The Adaptability of the Plays
As you will see from the SQM doubling chart for King Leir (download pdf, download Excel doc) , it was possible to perform this play with 12 actors simply by reducing the number of supernumerary characters. The characters that were cut from our production can be found at the bottom of the doubling chart. The lack of two actors reduced the degree of pageantry and spectacle that we were able to deliver in this production - one might especially bemoan the loss of the two half-naked men that accompany the two half-naked women in the text of the final battle - but no line had to be cut from play. The Gallian king was forced to address his battle call to the audience in the absence of any French soldiers and the battle scenes were a little sparse in relation to what we could achieve with Famous Victories. The significance and effect of certain scenes were also reduced by the lack of supernumeraries because public scenes were turned into private family matters - scene 10 in which Leir is first confronted by the hatred of Gonorill is a good example.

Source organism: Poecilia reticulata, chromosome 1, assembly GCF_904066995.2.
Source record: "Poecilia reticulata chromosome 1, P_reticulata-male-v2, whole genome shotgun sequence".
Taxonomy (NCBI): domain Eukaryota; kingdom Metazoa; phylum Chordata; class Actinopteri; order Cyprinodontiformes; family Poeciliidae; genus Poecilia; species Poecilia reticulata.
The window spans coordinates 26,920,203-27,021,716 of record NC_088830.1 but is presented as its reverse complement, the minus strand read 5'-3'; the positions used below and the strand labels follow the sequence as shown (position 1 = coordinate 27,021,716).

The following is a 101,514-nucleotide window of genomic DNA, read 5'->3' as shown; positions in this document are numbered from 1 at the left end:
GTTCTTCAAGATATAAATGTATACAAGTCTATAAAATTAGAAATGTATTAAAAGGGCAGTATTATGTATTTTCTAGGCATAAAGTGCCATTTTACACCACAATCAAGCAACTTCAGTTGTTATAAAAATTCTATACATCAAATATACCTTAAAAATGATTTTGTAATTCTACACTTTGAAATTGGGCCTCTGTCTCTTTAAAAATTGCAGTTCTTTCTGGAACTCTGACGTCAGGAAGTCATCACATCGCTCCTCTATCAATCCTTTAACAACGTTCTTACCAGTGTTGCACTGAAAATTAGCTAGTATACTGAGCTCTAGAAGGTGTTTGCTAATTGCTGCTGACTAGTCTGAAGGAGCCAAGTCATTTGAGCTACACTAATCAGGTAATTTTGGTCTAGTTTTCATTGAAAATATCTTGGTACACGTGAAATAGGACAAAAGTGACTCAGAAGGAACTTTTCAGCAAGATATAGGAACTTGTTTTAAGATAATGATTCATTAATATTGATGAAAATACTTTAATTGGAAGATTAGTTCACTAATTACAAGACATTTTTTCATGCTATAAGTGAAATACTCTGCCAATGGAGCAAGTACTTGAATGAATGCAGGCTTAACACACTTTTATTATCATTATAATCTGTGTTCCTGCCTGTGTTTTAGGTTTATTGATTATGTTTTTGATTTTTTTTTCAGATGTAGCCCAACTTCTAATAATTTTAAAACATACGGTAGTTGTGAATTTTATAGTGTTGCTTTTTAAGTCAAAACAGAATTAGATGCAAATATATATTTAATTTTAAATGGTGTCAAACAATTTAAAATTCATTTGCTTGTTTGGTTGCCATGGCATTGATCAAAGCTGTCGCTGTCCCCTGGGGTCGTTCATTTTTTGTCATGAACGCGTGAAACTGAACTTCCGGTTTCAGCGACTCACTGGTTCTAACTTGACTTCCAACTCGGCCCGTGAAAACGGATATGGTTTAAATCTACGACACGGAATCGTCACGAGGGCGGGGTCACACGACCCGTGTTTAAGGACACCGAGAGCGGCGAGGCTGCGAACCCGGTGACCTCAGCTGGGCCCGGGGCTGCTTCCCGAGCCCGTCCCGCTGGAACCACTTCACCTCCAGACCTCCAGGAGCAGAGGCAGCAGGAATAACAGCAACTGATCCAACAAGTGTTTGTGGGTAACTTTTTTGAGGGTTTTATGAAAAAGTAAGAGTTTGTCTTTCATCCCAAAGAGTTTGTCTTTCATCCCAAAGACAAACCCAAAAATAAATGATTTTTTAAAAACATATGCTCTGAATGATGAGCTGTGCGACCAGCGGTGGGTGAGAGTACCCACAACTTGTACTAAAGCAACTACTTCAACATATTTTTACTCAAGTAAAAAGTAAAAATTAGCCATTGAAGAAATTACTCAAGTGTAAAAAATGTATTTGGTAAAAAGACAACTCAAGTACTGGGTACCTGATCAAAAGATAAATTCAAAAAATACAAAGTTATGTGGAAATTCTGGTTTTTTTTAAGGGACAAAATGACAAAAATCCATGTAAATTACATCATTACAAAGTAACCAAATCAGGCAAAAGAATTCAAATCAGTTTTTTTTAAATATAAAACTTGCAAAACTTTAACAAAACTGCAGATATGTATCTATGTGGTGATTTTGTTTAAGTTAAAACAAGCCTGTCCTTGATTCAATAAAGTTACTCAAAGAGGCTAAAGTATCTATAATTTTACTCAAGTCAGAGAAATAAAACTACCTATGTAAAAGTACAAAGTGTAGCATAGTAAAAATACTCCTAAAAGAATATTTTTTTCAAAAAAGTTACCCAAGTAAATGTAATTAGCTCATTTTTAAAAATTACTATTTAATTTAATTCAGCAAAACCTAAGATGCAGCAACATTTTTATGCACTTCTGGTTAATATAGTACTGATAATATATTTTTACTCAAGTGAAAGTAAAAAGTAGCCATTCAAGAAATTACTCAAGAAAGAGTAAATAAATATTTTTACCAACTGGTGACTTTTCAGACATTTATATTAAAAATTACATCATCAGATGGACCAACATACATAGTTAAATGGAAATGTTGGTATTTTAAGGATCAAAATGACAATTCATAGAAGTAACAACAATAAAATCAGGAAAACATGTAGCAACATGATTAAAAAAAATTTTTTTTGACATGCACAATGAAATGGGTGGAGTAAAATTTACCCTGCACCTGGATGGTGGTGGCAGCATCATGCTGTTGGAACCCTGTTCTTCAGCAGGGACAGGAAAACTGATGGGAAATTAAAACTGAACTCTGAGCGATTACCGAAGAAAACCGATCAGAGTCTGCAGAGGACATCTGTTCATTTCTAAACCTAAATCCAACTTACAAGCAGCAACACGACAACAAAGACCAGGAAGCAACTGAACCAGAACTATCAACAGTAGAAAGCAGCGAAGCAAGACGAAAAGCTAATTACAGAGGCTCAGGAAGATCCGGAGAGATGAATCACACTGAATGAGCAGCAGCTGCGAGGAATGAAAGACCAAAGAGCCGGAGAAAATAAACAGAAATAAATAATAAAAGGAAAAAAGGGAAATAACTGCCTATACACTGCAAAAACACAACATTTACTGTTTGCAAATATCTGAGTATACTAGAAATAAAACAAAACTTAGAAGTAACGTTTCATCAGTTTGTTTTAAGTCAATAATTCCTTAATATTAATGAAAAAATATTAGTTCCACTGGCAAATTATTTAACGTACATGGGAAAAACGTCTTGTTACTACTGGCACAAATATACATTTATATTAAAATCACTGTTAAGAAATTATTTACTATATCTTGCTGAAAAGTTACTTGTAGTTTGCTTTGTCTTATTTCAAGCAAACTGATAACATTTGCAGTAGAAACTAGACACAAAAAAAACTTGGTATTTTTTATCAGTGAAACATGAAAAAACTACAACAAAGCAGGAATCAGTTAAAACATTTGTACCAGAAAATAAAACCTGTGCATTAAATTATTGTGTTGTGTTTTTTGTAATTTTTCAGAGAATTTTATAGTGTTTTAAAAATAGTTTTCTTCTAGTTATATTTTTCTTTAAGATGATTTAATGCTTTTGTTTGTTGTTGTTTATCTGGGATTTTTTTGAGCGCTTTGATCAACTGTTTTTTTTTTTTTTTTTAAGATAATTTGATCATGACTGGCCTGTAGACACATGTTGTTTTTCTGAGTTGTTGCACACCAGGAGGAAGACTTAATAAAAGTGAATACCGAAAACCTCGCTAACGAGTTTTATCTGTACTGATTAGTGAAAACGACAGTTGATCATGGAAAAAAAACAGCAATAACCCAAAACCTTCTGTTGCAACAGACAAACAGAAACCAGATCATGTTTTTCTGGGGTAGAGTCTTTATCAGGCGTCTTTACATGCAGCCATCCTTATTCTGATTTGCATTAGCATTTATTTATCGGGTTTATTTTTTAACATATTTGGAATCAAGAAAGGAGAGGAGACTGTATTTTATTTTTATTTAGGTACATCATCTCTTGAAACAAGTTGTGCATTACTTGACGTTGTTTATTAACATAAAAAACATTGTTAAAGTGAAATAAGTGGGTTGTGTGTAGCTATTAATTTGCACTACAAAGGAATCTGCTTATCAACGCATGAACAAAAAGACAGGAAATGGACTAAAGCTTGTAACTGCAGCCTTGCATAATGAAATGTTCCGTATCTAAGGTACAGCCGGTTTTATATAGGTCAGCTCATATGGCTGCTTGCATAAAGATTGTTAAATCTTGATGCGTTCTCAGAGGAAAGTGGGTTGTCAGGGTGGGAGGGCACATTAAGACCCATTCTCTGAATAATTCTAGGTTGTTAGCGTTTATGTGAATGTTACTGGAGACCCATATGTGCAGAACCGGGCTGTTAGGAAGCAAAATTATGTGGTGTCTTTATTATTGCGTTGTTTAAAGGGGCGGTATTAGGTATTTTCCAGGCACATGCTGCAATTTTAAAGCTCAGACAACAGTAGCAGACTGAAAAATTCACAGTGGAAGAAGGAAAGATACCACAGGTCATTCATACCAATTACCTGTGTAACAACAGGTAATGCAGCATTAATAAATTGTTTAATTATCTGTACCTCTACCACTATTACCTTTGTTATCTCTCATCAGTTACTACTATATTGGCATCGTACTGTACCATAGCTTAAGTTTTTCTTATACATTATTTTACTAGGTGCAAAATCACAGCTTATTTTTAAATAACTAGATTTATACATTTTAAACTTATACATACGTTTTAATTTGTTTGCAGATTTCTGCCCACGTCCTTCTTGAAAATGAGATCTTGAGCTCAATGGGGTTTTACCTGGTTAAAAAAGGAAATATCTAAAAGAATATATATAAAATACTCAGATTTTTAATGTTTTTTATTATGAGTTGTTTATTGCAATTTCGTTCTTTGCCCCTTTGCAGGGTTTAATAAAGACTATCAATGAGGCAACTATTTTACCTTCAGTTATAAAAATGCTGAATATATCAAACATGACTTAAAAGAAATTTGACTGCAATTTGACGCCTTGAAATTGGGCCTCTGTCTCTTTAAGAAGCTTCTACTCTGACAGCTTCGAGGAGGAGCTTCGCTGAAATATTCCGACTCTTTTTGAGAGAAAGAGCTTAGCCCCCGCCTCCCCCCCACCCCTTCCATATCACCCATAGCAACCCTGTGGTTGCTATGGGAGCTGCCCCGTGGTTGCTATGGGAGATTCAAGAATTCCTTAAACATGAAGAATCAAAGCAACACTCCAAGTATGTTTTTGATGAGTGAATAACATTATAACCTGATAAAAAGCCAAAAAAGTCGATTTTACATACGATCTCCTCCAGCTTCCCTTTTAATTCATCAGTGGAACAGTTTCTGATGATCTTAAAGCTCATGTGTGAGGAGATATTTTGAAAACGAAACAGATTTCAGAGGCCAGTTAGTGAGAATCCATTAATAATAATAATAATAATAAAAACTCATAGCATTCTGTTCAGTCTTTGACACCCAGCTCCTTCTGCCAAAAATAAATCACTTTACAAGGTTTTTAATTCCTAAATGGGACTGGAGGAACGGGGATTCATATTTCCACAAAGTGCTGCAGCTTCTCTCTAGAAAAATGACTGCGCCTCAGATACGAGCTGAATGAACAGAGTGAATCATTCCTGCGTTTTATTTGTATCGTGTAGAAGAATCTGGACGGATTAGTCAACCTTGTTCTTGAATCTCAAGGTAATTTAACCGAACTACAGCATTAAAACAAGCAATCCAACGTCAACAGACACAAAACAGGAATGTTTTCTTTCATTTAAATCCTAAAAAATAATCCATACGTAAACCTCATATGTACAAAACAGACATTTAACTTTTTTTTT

The new doubling, however, did not significantly increase the need for speedy costume changes. The battle sequence was a quick-change ordeal for Scott Clarkson who played a Watchman and Cambria, and David Kynaston who played the First English Captain and the Chief of the Town, but the same would have been true for Actor 3, Actor 7 and Actor 11 in McMillin and MaClean’s doubling (download pdf, download Excel doc). While the smaller company did have an impact on the performance, we were still able to adapt this play for a cast of twelve quickly and without cutting any lines.